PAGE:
eISSN 2329-0358


Get your full text copy in PDF

The Incidence and Risk Factors for Chronic Graft-Versus-Host-Disease

Jerzy Wojnar, Sebastian Giebel, Aleksandra Holowiecka-Goral, Malgorzata Krawczyk-Kulis, Miroslaw Markiewicz, Krzysztof Wozniczka

Ann Transplant 2006; 11(2): 14-20

ID: 496967

Objectives: Chronic graft-versus-host-disease (cGVHD) deteriorates survival and quality of life after allogeneic hematopoietic cell transplantation (alloHCT). We evaluated the incidence and risk factors for this complication based on a single-center experience. Methods: 255 consecutive patients, aged 29 (10-56) years, who survived without disease progression after alloHCT performed between 1992- 2003 were included in the analysis. The preparative regimen was myeloablative, donors were either related (n=177) or unrelated volunteers (URD-HCT) (n=78). Results: Cumulative incidence of the overall and extensive cGVHD equaled 48% and 22%, respectively. In a multivariate analysis the following factors were associated with increased risk of cGVHD: preceding grade II-IV acute GVHD, recipient age ≥40 years, URD-HCT, the diagnosis of chronic myeloid leukemia (CML) or myelodysplastic syndrome, and CD3 cell dose ≥ 50×106/kg. Similar factors, excluding recipient age contributed to increased risk of extensive cGVHD, however, the cut-point for CD3 cell dose was 100×106/kg and the use of steroids for acute GVHD prophylaxis was found an additional risk factor. In a CML subgroup the risk of cGVHD was increased for patients previously treated with interferon. Conclusions: Various recipient-, donor-, and procedure-related factors are related to the risk of cGVHD. Individualized treatment and modification of risk factors may contribute to improved outcome.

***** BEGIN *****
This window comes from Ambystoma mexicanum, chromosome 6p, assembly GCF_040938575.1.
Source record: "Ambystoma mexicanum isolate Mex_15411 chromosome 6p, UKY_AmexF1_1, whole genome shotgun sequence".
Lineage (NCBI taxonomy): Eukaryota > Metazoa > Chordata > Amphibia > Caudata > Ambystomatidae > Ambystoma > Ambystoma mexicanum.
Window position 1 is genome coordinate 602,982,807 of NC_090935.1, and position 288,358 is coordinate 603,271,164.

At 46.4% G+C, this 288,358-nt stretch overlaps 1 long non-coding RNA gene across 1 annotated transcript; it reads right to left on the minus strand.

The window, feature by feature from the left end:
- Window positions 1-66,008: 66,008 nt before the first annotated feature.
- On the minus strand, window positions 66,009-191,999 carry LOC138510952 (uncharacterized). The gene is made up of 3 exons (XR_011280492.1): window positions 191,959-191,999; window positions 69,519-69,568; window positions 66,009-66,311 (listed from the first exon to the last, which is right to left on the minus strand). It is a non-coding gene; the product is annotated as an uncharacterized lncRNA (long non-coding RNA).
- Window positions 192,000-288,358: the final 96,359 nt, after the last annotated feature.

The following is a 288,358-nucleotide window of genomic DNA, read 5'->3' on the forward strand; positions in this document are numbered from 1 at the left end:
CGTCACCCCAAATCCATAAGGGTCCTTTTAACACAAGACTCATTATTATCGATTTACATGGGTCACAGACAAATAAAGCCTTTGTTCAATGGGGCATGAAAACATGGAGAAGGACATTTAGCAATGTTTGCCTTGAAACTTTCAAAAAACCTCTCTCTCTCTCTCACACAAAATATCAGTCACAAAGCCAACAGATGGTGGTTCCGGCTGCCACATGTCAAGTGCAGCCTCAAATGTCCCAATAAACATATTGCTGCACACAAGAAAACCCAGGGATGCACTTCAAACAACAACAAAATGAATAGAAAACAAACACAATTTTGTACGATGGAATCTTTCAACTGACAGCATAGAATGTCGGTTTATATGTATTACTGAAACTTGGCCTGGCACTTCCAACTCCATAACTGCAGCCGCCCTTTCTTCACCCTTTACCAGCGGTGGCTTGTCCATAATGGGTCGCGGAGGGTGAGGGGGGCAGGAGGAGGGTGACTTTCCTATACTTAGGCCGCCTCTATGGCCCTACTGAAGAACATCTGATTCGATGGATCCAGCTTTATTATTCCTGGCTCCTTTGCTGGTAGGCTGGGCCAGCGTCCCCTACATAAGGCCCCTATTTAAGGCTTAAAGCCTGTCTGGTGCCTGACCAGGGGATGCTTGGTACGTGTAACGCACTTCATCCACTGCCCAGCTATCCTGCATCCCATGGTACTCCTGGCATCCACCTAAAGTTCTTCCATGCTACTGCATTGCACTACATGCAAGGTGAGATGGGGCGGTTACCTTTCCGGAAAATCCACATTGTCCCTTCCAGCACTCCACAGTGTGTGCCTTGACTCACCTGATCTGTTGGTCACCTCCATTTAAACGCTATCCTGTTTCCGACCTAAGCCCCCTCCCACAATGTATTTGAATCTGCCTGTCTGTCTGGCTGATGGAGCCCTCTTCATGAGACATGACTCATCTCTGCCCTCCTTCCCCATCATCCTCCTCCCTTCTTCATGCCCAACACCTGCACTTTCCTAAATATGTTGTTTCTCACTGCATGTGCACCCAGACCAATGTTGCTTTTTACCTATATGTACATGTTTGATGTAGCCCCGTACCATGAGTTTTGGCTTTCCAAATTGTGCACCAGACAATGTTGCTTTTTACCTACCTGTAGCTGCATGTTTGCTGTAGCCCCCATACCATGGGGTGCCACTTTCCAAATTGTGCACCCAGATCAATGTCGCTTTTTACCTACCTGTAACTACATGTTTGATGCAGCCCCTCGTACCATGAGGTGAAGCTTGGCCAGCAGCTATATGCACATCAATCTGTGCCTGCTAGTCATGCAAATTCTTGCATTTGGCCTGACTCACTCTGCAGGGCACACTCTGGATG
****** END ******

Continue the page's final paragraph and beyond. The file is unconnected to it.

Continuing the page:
This paper has been published under Creative Common Attribution-NonCommercial-NoDerivatives 4.0 International (CC BY-NC-ND 4.0) allowing to download articles and share them with others as long as they credit the authors and the publisher, but without permission to change them in any way or use them commercially.
I agree